Laura Marling is much better known in London than in Highland Park, where until early December she’d been living for some of the last few years spent in Los Angeles. In England, the folk singer, 24, gets stopped a few times a day by fans who’ve connected with her earlier albums, each more accomplished than the next.
Three of those four have been nominated for the country’s coveted Mercury Prize, which honors the year’s best album from the United Kingdom and Ireland. They reveal a performer with an expert grasp of the three key disciplines required of a solo artist: writing, musicianship and singing. Her fantastic album “Once I Was an Eagle” was one of the best of 2013. Her new one, “Short Movie,” was written while she lived in L.A., and a number of its songs are devoted to her experiences here.
“I just kind of liked the adventure of it, and I didn’t leave. And I’d sold all my stuff at home as well, so I didn’t have a home back in London,” she told me over a beer at the Hermosillo in Highland Park a few days before she moved back to England.
She’d lived right around the corner from the bar for much of the time, in between a couple of American tours that saw her driving herself from gig to gig toting just a guitar like generations of folk singers before her. During that time, the British folk scene from which she’d sprung went worldwide, none more popular than kindred spirits Mumford & Sons (whose founder Marcus Mumford is Marling’s ex-boyfriend).
She’s done with Los Angeles, though, and doesn’t foresee relocating here again any time soon. “I’m happy to go back,” she said, adding that during some of her time in Highland Park, she’d been “kind of unemployed, and that’s hard — living in L.A., essentially not having a job.”
In that time, she wrote the songs that would become “Short Movie,” her best album. It’s the first to feature Marling moving from acoustic to electric guitars, and that shift has added a heft to her exquisitely crafted and performed songs. The best of them reflect time spent alone, explore past and present relationships with a thoughtfulness that suggests some mystical mix of Joni Mitchell, Jeff Buckley and Chrissie Hynde.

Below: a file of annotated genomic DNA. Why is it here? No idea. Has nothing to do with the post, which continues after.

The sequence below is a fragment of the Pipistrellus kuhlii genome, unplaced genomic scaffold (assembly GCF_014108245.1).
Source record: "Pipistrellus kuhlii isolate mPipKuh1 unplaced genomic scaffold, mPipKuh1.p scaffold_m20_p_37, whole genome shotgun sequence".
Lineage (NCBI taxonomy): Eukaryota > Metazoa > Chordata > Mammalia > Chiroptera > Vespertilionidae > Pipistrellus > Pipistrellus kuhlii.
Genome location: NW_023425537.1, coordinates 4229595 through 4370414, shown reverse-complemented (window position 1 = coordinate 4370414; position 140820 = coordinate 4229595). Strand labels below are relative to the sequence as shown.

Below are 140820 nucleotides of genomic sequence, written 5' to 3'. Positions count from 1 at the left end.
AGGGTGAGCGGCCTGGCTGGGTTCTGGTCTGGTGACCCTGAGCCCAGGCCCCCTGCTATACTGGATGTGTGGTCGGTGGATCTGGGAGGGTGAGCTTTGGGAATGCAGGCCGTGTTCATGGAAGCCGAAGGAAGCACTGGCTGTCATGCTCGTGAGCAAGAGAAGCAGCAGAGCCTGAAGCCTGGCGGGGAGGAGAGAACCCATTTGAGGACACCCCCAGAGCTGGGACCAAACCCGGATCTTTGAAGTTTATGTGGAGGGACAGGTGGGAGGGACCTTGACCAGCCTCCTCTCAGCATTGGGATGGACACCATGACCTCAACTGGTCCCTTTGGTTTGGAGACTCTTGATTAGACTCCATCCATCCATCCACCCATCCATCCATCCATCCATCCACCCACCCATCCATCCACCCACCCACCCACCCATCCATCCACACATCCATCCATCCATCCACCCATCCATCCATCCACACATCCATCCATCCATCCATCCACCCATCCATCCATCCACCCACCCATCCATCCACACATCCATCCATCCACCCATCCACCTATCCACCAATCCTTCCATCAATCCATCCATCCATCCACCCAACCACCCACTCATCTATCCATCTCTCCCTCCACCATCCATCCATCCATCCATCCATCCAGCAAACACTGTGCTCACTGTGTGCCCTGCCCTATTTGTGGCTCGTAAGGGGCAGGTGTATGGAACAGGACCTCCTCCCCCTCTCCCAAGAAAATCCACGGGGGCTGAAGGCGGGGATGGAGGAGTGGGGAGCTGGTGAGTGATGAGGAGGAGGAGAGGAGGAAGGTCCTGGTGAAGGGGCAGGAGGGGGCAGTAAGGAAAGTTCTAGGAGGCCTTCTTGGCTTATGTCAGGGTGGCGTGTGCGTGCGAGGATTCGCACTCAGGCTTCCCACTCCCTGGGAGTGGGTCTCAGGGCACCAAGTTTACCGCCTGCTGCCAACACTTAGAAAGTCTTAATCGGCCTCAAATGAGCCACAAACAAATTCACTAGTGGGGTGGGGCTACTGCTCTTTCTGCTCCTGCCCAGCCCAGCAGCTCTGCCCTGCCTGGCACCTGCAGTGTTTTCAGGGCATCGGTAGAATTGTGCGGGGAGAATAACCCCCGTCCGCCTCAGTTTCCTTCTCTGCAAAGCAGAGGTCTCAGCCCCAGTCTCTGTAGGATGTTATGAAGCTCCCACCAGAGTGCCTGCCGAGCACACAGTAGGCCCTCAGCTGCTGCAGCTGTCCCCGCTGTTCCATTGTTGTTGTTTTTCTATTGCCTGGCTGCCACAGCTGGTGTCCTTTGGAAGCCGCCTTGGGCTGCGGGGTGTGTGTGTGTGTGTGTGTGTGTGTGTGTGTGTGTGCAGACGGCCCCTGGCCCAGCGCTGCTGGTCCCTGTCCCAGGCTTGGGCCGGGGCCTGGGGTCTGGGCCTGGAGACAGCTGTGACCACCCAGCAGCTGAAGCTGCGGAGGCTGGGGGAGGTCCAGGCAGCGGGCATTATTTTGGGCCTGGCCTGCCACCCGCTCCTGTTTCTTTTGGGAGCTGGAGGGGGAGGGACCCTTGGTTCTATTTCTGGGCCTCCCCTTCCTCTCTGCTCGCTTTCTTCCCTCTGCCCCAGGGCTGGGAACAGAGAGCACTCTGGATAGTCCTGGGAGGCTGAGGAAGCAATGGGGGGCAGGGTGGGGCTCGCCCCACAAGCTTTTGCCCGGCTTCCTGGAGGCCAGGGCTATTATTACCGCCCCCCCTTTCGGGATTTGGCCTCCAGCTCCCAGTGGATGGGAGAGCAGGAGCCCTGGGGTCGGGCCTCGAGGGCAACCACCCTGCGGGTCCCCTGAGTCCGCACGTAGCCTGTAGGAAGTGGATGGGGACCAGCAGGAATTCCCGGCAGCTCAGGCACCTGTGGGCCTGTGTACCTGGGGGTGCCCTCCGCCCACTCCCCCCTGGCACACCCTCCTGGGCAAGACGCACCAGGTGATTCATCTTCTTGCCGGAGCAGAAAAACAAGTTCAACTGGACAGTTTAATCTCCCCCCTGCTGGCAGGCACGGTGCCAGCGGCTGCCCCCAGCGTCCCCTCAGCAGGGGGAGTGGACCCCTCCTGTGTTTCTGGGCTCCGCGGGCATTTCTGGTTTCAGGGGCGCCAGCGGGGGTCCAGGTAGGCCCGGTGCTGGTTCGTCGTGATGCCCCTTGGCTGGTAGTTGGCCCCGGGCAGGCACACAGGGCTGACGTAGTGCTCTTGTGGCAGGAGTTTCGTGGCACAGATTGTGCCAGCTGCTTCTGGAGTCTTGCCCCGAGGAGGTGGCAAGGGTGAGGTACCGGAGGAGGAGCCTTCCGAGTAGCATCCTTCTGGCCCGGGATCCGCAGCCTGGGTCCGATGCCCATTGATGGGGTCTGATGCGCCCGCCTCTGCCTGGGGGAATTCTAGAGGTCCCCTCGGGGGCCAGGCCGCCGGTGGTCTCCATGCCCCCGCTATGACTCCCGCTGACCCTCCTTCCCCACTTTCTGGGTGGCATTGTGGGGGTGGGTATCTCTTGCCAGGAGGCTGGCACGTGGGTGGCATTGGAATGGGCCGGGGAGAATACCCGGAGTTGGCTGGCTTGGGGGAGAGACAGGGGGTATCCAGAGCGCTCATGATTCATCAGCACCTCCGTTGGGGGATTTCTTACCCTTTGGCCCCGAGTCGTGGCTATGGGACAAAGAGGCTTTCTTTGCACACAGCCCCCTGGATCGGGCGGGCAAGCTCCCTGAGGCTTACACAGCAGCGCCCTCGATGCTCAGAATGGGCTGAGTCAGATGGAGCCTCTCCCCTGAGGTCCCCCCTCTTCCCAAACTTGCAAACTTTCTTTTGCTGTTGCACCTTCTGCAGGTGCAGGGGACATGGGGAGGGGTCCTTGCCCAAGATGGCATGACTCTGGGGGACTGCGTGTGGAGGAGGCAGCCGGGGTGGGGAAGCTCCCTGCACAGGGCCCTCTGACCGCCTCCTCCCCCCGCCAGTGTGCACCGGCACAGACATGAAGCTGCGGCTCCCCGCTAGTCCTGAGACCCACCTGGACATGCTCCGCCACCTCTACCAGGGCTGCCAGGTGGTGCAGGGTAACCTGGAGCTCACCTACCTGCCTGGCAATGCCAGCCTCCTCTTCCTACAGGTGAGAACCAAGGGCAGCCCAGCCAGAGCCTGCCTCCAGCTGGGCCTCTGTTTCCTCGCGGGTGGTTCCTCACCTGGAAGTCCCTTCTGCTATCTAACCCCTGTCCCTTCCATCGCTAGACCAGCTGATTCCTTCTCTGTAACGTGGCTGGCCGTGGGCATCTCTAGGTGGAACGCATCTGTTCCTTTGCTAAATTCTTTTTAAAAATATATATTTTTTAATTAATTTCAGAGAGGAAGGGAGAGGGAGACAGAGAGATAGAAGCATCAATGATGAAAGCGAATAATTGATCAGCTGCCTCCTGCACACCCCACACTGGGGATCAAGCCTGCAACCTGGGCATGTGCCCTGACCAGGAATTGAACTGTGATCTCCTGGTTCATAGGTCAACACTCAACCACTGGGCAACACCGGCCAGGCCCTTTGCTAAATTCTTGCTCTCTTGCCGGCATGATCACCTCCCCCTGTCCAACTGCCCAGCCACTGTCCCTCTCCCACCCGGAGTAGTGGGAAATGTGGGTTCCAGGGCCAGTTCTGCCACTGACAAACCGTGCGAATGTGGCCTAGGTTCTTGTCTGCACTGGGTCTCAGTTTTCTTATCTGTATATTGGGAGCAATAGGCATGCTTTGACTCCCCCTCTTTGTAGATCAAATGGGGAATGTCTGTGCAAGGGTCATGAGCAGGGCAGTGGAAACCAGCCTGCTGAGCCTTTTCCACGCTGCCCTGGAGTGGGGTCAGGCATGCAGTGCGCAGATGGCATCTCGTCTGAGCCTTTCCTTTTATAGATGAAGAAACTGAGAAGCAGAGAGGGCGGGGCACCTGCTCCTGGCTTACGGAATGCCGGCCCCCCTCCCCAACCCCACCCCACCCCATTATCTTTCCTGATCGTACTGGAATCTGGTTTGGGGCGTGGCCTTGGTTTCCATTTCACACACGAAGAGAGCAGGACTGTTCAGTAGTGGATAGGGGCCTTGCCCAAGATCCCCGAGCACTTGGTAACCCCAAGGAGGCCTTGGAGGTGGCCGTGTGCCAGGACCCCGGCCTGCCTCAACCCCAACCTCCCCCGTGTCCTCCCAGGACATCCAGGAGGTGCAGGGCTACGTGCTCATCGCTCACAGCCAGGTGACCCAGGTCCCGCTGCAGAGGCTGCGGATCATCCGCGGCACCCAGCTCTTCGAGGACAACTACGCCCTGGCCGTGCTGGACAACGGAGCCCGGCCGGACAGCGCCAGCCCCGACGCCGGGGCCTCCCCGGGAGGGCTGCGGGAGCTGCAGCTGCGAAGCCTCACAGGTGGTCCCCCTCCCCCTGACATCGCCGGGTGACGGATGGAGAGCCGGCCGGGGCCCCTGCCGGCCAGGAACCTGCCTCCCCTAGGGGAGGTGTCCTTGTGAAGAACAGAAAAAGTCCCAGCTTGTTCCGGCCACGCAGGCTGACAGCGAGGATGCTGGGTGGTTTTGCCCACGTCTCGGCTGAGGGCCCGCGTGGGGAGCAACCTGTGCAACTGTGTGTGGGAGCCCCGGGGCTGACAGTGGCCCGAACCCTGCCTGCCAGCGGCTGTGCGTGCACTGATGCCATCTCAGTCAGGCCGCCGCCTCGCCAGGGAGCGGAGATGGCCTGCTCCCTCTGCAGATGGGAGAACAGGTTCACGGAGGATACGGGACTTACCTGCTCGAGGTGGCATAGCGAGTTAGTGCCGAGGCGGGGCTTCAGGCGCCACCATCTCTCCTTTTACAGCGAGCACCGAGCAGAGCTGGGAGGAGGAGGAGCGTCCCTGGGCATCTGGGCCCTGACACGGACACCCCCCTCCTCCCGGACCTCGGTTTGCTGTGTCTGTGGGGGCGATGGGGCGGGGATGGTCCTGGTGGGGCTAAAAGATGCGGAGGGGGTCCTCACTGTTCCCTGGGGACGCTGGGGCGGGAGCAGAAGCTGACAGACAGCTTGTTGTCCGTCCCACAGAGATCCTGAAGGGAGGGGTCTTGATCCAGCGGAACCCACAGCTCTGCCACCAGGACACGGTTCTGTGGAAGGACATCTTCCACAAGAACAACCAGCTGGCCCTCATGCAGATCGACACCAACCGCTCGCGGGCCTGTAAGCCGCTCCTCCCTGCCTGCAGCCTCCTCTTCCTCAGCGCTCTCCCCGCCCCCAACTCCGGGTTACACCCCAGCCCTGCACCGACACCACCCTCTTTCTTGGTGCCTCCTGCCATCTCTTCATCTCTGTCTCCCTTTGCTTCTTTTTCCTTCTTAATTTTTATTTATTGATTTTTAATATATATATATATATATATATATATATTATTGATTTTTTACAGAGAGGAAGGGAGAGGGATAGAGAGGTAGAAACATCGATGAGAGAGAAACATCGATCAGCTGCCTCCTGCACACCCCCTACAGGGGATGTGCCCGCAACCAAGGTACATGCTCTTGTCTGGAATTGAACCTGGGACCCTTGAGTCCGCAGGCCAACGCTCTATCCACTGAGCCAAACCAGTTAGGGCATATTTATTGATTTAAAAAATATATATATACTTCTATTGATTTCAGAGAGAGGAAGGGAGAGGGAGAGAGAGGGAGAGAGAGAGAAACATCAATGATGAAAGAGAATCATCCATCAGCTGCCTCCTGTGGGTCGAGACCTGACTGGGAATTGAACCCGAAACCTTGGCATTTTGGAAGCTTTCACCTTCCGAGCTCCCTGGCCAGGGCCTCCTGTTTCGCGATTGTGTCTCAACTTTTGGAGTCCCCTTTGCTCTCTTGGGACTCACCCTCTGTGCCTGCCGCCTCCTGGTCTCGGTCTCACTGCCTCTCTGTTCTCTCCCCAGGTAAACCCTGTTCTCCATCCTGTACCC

Marling teased the new songs at the Valley Performing Arts Center in early December during a fundraiser for radio station KCSN that also featured Sarah McLachlan. Performing on one day’s rehearsal both solo and with a band that had just flown in from England, Marling and friends nonetheless moved through the songs with ease.
She opened on acoustic guitar, playing a few older songs before unveiling new work. The latter, including “Worship,” “Feel Your Love” and “Warrior,” made an immediate dent. “Strange,” a brush-off to a middle-age man seemingly willing to throw away life with his wife and kids for a younger love, was a terse, insistent rebuke, one that moved with the strummed energy of Bob Dylan’s “Mixed Up Confusion.”
Another gorgeous teaser from “Short Movie” was a love song called “How Can I?”
“I wrote you a letter posted out of central L.A.,” she sang, dotting lines on her acoustic guitar with John Fahey-esque ease. “Now if you ever come through here/ won’t you come take me away?”
If that’s a kiss-off to Los Angeles — and it sure sounds like one — we’ll at least always have “Short Movie,” which arrives March 15.